Facing worries about resource adequacy, ISO New England proposes changes that would penalize generators that fail to perform when needed -- for any reason. Market players say it can only work if...
Auction or Allocate
The great debate over emissions allowance distribution.
although a great deal has been written on the subject, particularly in the context of a potential GHG program. 6,7 Regardless of the auction format or percentage of total allowances, there will be a secondary market where allowances will be available for purchase or sale.
As previously mentioned, when allowances are sold at auction, the government captures the value of the allowances in the form of revenue raised. The government then faces the task of deciding how that revenue is to be used: Whether it will be returned to businesses or consumers or spent on government programs. The Congressional Budget Office looked at the effects of a 15 percent cut in CO 2 emissions on various segments of the population under three different revenue recycling schemes. 8 While the CBO analysis is informative, there are some limitations to the findings. Notably, the report is not specific to the power sector and does not address important differences in traditionally regulated and restructured states. Looking economy-wide, the study found that a lump-sum rebate given out directly to households was the most progressive policy in that it made lower-income families better off (because the size of the rebate was greater than the increased energy cost). However, this approach also had a high overall cost to the economy and less effect on incentives to invest in emissions reductions. Using revenues from auctions to cut payroll taxes was found to be regressive because it favored higher wage earners. Finally, if allowances were given out freely to regulated entities, it would result in the same cost to the economy as lump-sum rebates, but be the most regressive because the scheme largely benefits corporate shareholders while still increasing energy costs for consumers (with the exception of electricity costs inside cost-of-service areas). Other uses for revenue include funding R&D in new low-emitting energy technologies, providing aid to low income households for energy efficiency improvements, and reducing the federal deficit.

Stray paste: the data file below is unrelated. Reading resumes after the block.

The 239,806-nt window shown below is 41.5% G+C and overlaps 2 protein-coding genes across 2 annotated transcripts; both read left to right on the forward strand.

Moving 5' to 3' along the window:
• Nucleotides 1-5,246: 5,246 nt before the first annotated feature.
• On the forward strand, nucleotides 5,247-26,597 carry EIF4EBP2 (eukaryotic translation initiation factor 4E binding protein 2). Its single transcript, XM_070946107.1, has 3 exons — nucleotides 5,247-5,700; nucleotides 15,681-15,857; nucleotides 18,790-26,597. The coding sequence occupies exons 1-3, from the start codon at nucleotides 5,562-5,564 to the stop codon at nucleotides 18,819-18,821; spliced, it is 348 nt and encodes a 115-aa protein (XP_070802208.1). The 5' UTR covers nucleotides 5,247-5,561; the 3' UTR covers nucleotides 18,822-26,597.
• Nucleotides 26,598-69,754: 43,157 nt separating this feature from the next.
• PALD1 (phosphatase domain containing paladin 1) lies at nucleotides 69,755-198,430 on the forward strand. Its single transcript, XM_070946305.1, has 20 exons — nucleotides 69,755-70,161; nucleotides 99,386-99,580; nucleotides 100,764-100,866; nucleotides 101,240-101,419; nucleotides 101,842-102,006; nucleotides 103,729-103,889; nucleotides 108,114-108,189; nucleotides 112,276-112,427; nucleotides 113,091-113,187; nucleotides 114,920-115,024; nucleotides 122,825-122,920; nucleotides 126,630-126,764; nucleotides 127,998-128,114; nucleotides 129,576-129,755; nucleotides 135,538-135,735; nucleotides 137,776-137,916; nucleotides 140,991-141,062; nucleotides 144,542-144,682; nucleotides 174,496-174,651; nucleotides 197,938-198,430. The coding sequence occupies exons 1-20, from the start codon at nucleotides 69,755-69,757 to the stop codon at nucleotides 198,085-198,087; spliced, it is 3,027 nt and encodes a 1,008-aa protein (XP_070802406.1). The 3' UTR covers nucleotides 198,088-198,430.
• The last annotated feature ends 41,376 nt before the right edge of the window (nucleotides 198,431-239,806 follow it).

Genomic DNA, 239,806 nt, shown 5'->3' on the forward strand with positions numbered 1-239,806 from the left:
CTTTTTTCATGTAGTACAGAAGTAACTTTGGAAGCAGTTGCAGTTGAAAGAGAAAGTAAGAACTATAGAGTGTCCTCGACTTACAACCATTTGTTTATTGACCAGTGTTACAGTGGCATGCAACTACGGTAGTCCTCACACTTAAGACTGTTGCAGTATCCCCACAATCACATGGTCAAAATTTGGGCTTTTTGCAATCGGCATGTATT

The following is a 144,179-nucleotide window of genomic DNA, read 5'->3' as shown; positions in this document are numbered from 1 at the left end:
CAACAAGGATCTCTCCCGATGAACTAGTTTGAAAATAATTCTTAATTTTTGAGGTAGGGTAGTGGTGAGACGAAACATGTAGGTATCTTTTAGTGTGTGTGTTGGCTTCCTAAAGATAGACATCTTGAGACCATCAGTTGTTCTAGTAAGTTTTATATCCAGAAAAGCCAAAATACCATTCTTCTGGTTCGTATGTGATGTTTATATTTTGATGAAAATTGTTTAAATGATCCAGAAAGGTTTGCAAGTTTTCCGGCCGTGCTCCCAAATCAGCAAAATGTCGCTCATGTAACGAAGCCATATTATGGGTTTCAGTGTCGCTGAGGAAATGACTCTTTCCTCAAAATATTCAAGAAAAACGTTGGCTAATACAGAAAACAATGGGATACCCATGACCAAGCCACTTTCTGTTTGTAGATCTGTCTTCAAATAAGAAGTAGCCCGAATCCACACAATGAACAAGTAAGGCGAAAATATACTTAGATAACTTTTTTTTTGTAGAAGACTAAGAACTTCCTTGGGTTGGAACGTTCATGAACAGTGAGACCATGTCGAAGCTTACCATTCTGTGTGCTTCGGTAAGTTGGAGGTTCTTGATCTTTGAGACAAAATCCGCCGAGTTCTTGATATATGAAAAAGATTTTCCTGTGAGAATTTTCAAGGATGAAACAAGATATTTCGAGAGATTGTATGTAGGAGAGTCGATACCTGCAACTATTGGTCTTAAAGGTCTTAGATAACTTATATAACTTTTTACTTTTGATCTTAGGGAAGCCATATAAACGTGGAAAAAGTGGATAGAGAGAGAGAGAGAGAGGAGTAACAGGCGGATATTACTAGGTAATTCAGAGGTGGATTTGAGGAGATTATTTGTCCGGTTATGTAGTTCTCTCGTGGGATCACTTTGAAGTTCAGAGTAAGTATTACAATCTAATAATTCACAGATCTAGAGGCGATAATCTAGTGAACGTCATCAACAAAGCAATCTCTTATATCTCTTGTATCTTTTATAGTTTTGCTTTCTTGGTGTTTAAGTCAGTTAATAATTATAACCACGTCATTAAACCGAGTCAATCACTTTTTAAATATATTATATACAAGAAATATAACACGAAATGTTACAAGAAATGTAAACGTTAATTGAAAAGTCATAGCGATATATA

It also is possible to allocate freely a static or dynamic share of the allowances while auctioning the remainder. This hybrid approach permits policymakers to meet various objectives as they shift over time ( e.g., near vs. long term). Most proposals that end up adopting this approach tend to allocate a decreasing share of allowances over time while auctioning an increasing share. The main advantage of this type of approach is the comparatively more measured impact on electricity consumers in cost-of-service states (which EPA believes is more than two-thirds of electricity customers) when a cap-and-trade program goes into effect. On the downside, there is no assurance of optimized compliance actions achieving reductions at the lowest cost.
In the short term, emitting generators may need to adjust their investment decisions to comply with new regulations. During this time period, free allocations to generators might assist with this transition. In the long term, the majority of the burden likely will shift to consumers who can be compensated through the use of auction revenue—suggesting the benefit of an increasing share of auctioned allowances over time. Alternatively, allocations or auction revenue could